One of our best summer days EVER was a day trip to Erie County.  It started in the morning at Mobilia Fruit Farm (and winery!) picking our own cherries under a crystal clear blue sky.  Afterward, with our bounty of cherries loaded in the cooler we headed to the beaches of Presque Isle for a day of soaking up the sun, kite flying and body surfing the waves of Lake Erie.  This particular day started something we now strive to repeat every year in late June/early July when the cherries are in season.

    The entire northern edge of Erie County borders Lake Erie and is a bountiful region of fertile farmland with a unique growing climate tempered by the lake waters.  Well-known for its vineyards, the area also boasted a number of successful cherry producing farms in the early to mid 20th century, from which emerged a thriving fruit packing industry.  Today’s farms that offer pick-your-own cherries honor this industry’s heritage, many growing both sweet and sour varieties.  Mobilia Fruit Farm that we visited not only offers fresh, pick-your-own cherries, they also pit and freeze their sour cherries, beautifully preserving them for cherry pies and other tasty treats year-round.

    Less than a 2-hour drive from Pittsburgh, the Lake Erie region of the Keystone state is a perfect day-trip, whether you’re headed to the beaches, to one (or more) of the many farms to pick your own summer treats … or both!

    Those freshly picked cherries were a refreshing snack that sunny summer day on the beach…and they were equally delicious in a number of dishes we created back home, including this version of summer’s favorite dessert – ice cream!  Can’t wait to get back there this year!!

    Frozen Custard with Sour Cherries

    Yield: 1 1/2 quarts

    I love that the sour cherries are a tart surprise hidden in this sweet creamy frozen custard. Feel free to substitute sweet cherries (or any summer fruit) if that’s your heart’s desire!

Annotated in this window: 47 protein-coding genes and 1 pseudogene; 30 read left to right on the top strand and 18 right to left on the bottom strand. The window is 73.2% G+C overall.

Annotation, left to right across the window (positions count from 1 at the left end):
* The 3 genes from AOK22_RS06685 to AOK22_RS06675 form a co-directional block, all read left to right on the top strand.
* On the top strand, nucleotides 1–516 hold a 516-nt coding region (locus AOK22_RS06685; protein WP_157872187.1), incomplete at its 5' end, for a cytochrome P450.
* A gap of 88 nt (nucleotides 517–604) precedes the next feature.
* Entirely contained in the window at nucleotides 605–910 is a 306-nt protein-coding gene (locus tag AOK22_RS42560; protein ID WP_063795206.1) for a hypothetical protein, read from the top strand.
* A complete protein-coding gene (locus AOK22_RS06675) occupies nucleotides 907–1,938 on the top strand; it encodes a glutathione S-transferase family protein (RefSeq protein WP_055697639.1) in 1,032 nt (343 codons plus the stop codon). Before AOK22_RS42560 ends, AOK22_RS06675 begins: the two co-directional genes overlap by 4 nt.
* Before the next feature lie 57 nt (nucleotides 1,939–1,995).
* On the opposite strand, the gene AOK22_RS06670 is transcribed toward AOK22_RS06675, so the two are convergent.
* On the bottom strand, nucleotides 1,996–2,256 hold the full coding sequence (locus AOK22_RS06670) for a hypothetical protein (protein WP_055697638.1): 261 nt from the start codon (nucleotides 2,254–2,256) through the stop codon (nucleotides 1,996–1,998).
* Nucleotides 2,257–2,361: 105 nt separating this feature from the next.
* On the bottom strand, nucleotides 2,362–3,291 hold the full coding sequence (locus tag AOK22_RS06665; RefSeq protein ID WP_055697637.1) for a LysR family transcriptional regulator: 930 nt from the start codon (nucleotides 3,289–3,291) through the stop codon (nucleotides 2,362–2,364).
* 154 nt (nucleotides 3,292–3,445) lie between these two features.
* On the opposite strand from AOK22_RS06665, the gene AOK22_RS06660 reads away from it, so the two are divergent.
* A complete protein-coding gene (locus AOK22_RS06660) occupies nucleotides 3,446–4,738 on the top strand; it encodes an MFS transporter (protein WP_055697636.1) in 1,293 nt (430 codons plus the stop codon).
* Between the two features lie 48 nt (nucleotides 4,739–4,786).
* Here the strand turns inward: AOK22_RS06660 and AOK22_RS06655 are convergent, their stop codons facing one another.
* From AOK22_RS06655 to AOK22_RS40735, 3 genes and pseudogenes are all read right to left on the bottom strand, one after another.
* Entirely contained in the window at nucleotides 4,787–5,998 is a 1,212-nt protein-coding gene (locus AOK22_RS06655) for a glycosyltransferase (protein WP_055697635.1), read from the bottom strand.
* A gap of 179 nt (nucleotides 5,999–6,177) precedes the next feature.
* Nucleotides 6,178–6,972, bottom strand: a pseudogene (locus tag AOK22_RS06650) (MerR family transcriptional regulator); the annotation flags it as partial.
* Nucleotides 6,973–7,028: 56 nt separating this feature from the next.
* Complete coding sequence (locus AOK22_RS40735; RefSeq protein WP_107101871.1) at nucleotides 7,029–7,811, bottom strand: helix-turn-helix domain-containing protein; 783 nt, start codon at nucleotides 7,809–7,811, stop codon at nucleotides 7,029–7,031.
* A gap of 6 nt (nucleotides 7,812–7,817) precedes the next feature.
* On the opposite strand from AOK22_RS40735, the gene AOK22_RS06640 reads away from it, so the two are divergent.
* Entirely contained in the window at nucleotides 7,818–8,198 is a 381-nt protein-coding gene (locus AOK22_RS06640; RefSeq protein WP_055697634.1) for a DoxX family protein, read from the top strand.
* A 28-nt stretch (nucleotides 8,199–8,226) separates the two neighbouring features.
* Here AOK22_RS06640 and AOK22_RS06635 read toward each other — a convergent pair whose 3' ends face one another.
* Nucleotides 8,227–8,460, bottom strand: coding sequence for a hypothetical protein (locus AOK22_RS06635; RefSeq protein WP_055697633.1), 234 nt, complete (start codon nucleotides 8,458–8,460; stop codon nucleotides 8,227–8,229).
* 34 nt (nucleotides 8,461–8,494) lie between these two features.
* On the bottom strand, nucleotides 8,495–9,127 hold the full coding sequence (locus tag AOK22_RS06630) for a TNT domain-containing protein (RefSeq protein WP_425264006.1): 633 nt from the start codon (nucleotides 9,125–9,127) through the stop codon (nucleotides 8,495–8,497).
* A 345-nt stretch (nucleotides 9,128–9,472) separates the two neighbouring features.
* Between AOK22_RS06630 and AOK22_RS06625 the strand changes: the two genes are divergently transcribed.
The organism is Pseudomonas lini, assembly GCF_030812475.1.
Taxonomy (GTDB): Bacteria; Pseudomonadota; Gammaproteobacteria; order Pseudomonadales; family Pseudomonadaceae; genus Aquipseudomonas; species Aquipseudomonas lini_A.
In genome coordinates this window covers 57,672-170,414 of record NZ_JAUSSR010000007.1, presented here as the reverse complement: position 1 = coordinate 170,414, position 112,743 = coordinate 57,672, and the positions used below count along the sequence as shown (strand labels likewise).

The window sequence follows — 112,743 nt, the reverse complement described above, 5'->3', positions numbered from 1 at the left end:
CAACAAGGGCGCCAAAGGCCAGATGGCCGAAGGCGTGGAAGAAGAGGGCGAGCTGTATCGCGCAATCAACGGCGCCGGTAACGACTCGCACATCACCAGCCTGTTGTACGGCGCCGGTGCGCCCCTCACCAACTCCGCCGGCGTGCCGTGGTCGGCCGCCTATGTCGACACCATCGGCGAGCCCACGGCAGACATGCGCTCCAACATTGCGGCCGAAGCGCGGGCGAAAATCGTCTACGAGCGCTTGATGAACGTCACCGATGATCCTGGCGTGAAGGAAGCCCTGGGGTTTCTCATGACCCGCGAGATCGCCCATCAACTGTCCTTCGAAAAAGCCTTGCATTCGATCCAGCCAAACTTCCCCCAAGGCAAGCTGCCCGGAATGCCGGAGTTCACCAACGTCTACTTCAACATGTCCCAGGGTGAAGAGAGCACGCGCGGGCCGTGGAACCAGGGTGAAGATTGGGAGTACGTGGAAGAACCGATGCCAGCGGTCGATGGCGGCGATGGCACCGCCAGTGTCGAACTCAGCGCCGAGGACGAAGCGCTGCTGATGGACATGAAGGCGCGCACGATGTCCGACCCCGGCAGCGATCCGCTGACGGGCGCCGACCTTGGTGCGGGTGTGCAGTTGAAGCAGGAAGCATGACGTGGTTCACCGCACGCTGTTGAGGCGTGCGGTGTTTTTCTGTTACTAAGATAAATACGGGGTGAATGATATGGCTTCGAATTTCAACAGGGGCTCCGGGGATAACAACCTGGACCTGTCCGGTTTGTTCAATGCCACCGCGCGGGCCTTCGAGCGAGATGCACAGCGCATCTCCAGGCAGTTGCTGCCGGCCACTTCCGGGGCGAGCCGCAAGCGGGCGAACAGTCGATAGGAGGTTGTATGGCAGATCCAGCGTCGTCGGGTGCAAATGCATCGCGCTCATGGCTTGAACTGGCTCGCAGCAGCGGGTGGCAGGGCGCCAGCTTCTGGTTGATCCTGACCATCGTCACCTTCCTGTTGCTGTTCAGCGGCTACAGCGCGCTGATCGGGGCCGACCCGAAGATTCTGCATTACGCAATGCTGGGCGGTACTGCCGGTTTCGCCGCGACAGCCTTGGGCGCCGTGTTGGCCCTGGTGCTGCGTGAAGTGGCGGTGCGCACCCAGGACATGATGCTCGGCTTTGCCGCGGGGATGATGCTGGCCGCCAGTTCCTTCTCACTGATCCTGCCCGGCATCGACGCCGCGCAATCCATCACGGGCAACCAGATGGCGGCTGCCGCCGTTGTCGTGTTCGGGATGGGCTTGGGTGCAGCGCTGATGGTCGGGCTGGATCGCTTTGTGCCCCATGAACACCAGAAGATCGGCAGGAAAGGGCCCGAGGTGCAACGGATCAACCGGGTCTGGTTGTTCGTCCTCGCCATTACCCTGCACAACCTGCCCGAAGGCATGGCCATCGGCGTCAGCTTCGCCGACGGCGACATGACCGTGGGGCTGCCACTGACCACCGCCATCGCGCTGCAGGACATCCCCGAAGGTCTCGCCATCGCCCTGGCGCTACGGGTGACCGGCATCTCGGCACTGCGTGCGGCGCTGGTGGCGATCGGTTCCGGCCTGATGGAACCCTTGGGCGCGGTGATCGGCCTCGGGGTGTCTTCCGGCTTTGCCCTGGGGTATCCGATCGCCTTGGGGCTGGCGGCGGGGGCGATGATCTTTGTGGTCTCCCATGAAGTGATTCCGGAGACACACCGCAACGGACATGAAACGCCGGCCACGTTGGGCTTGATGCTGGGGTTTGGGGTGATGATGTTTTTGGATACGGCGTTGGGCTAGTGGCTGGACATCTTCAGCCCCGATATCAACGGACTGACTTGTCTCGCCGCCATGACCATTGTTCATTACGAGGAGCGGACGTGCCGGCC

Ingredients

    • 4 eggs, beaten
    • 3/4 cup + 2 Tablespoons granulated sugar
    • 2 cups skim milk
    • 1 vanilla bean, split lengthwise and seeds scraped out (or 1 tablespoon vanilla extract)
    • 1/4 teaspoon salt
    • 2 cups heavy cream
    • 2 cups pitted sour cherries, halved (frozen work well!)

    Instructions

    In medium saucepan, whisk together eggs, ¾ cup sugar, milk, vanilla seeds and salt. Cook over low heat, stirring constantly, until mixture is thick enough to coat a metal spoon. Cool and then cover and refrigerate until thoroughly chilled, at least 1 hour. When cool, strain through a fine mesh sieve if desired to remove any lumps (this is an optional step), cover and keep refrigerated until ready to freeze.

    While the custard mixture cools, place halved cherries in a bowl and sprinkle with 2 tablespoons granulated sugar. Stir and let sit until sugar has dissolved and cherries begin to release juice. Set aside until ready to use.

    When ready to freeze, stir heavy cream into the chilled custard mixture. Pour the combined mixture into your ice cream freezer. Freeze according to manufacturer's directions. When the freezing process is complete and the ice cream is still soft, stir in the cherries and accumulated juice. Transfer to freezer-safe containers, cover and freeze about 2 hours until firm.

    http://localgoodness.com/blog/local-goodness/cherries-july-4th/

    For more cherry treats from past visits, see our other posts HERE.

    ….and HAPPY July 4th!!

  5. Celebrating Spring … Signing up for a CSA

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    Early Summer CSA

    The first day of spring is a great time to sign up to share in the bounty of summer’s harvest through a CSA program.

    The concept of Community Supported Agriculture (CSA) originated in Sweden and Japan in the 1960s and was introduced to the United States in the 1980s where it has gained tremendous momentum as consumers seek to eat responsibly, support local family farms, enjoy food at its peak, and connect more meaningfully to their community.

    Simply stated, CSA is defined as a “community” of individuals who pledge support to a farm operation so that the farmland becomes, either legally or spiritually, the community’s farm, where  growers and consumers provide mutual support and share in the risks and benefits of food production.  In the U.S., CSAs are a typically based on a subscription model where individuals annually purchase a share of a farm’s annual harvest. Members or “share-holders” of the farm buy a “share” to help cover the anticipated costs of the farm operation and farmer’s salary. In return, they receive a portion of the farm’s bounty throughout the growing season ….sharing both the risk and rewards of farming.

    CSAs benefit both the farm and the subscriber:

    – CSAs provide the farmer with important working capital and predictability by knowing in advance of planting the market for their farm’s products. This helps them plan their crops and other farming activities as well as offer a more efficient and cost-effective way of getting a farm’s products into the hands of customers versus farmers markets and other time-intensive and unpredictable marketing & sales efforts.

    -Customers (CSA subscribers/members) are rewarded with a season full of farm-fresh products at the peak of freshness as well as the satisfaction of reconnecting to the land, participating directly in food production, supporting local family farms and strengthening their own community.